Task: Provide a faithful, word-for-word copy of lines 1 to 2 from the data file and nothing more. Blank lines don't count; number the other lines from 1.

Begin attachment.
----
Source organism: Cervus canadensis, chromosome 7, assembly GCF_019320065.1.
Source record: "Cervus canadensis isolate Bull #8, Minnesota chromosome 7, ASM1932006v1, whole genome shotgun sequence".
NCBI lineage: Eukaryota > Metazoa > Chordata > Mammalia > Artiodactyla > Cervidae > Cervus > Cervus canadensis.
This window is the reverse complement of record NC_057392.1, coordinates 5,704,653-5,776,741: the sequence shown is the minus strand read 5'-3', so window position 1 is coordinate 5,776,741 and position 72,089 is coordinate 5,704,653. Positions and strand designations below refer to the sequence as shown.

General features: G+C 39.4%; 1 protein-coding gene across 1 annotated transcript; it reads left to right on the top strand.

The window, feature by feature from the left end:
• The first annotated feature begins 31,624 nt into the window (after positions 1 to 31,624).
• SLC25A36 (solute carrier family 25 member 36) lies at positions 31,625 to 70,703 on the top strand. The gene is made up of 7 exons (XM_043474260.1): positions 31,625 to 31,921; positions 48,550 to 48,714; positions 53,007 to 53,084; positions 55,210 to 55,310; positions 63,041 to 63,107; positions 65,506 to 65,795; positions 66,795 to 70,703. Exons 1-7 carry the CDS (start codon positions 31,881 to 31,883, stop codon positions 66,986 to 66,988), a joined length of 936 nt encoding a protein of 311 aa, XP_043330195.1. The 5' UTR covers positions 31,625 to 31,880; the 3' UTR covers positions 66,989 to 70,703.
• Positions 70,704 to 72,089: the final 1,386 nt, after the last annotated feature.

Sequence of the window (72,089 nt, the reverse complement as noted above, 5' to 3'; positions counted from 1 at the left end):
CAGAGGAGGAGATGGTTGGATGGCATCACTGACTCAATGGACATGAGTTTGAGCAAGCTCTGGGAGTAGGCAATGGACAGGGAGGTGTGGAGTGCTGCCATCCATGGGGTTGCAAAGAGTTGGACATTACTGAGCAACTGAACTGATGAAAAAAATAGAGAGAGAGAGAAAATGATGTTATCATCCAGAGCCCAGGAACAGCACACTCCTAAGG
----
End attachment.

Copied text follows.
Source organism: Cervus canadensis, chromosome 7, assembly GCF_019320065.1.
Source record: "Cervus canadensis isolate Bull #8, Minnesota chromosome 7, ASM1932006v1, whole genome shotgun sequence".